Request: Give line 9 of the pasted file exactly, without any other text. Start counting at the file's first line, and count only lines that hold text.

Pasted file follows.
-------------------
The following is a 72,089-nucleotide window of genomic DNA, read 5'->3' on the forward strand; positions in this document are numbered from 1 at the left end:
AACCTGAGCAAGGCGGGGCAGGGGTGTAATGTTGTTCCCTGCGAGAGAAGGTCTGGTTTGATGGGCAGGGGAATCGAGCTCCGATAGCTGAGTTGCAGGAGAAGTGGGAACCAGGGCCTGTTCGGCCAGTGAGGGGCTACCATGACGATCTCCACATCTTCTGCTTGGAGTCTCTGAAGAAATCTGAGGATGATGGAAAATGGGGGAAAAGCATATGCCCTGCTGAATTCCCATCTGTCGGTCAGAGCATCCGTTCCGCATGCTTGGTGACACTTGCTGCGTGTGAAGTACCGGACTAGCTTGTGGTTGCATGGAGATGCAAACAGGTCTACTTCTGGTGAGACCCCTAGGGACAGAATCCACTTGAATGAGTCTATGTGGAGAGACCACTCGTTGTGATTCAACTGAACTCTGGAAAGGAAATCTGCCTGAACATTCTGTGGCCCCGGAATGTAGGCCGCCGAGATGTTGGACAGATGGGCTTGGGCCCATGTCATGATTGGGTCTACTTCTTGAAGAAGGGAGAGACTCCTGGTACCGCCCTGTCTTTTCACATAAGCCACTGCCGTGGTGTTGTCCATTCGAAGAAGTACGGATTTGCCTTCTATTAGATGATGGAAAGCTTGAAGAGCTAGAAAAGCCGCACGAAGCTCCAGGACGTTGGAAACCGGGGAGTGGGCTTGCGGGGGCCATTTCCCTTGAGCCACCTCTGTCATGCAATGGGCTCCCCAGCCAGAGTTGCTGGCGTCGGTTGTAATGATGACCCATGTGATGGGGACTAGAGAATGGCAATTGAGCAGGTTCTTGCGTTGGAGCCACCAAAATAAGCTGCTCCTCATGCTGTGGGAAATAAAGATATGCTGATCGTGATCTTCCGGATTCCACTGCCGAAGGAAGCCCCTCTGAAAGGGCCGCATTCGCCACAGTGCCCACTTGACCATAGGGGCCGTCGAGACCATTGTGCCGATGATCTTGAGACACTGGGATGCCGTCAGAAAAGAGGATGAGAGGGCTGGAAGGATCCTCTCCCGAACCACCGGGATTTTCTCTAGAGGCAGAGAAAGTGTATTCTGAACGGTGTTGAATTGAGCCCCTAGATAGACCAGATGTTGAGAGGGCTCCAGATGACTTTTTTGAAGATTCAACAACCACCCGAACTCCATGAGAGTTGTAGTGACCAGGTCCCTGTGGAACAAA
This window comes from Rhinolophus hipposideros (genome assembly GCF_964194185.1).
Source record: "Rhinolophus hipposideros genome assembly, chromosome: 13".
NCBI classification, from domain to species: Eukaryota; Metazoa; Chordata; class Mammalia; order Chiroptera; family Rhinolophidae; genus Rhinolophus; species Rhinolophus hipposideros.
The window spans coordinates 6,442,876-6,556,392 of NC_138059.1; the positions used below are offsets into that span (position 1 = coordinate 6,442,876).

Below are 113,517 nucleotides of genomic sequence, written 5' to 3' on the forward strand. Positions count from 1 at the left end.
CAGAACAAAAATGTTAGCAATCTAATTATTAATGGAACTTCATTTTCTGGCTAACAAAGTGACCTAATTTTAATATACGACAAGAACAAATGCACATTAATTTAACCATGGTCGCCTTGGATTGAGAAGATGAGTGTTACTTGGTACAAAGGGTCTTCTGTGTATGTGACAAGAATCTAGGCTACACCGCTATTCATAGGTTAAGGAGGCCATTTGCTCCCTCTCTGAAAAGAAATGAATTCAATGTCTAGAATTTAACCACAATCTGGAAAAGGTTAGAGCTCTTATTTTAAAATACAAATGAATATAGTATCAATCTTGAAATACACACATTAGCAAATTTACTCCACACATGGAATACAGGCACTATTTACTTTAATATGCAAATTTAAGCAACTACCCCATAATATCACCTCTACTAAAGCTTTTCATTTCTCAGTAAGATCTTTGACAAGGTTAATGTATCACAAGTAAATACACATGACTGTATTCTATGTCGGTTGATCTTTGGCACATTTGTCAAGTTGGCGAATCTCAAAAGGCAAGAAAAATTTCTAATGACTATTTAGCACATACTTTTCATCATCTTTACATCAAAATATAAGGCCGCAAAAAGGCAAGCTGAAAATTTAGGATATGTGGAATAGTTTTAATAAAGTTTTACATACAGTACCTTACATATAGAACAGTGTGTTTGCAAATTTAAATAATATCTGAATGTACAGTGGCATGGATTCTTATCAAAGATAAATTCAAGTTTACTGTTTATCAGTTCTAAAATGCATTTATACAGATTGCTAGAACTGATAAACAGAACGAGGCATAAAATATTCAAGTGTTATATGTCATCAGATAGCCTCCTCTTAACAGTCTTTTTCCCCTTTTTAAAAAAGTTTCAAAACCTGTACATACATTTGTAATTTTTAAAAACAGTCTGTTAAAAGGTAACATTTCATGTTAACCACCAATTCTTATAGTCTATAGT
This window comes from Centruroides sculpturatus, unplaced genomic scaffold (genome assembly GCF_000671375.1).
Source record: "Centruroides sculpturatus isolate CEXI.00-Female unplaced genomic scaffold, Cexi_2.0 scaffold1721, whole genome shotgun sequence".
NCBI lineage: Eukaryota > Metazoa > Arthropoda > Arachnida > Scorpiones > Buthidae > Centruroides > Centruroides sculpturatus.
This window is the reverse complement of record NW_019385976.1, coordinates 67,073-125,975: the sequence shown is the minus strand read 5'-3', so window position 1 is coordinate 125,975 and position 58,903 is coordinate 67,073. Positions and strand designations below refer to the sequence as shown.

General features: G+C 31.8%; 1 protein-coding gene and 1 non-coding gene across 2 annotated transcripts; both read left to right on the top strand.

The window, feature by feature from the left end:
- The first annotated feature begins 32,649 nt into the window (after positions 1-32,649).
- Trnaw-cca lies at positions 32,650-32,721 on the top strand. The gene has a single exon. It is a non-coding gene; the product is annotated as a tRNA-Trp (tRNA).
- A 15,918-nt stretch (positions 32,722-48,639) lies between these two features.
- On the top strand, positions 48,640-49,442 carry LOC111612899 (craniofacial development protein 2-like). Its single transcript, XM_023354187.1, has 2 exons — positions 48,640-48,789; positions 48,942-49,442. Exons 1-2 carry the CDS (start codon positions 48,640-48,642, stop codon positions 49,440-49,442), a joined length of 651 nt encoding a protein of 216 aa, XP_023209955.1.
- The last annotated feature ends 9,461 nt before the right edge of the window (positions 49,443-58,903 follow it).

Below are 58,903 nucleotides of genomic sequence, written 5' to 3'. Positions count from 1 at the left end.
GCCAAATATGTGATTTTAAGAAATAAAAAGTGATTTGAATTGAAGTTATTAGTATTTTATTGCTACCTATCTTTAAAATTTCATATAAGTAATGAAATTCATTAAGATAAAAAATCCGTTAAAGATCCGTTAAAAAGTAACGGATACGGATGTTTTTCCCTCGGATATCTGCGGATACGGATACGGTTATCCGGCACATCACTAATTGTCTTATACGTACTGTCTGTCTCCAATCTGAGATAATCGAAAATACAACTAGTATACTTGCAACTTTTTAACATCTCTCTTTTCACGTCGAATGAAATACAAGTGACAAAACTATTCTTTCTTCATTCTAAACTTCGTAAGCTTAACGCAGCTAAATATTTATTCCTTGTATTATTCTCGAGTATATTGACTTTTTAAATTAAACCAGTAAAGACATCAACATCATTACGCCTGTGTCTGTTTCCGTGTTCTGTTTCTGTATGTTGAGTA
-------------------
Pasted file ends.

This window comes from Centruroides sculpturatus, unplaced genomic scaffold (genome assembly GCF_000671375.1).